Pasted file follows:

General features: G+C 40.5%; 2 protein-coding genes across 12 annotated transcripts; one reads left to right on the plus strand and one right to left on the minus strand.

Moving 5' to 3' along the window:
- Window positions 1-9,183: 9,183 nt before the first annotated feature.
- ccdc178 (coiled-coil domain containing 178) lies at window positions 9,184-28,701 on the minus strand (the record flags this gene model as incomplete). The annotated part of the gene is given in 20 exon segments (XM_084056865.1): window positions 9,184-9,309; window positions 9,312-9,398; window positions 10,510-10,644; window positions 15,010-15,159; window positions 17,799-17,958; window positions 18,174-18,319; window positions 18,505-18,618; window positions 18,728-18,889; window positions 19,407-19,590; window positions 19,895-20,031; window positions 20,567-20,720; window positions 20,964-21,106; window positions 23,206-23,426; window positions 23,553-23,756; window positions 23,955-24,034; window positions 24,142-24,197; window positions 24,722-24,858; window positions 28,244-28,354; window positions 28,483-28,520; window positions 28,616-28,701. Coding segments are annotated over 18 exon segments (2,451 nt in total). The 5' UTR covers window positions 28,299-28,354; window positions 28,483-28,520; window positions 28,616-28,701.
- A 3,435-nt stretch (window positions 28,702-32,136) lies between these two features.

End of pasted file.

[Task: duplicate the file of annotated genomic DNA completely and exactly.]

General features: G+C 40.5%; 2 protein-coding genes across 12 annotated transcripts; one reads left to right on the plus strand and one right to left on the minus strand.

Moving 5' to 3' along the window:
- Window positions 1-9,183: 9,183 nt before the first annotated feature.
- ccdc178 (coiled-coil domain containing 178) lies at window positions 9,184-28,701 on the minus strand (the record flags this gene model as incomplete). The annotated part of the gene is given in 20 exon segments (XM_084056865.1): window positions 9,184-9,309; window positions 9,312-9,398; window positions 10,510-10,644; window positions 15,010-15,159; window positions 17,799-17,958; window positions 18,174-18,319; window positions 18,505-18,618; window positions 18,728-18,889; window positions 19,407-19,590; window positions 19,895-20,031; window positions 20,567-20,720; window positions 20,964-21,106; window positions 23,206-23,426; window positions 23,553-23,756; window positions 23,955-24,034; window positions 24,142-24,197; window positions 24,722-24,858; window positions 28,244-28,354; window positions 28,483-28,520; window positions 28,616-28,701. Coding segments are annotated over 18 exon segments (2,451 nt in total). The 5' UTR covers window positions 28,299-28,354; window positions 28,483-28,520; window positions 28,616-28,701.
- A 3,435-nt stretch (window positions 28,702-32,136) lies between these two features.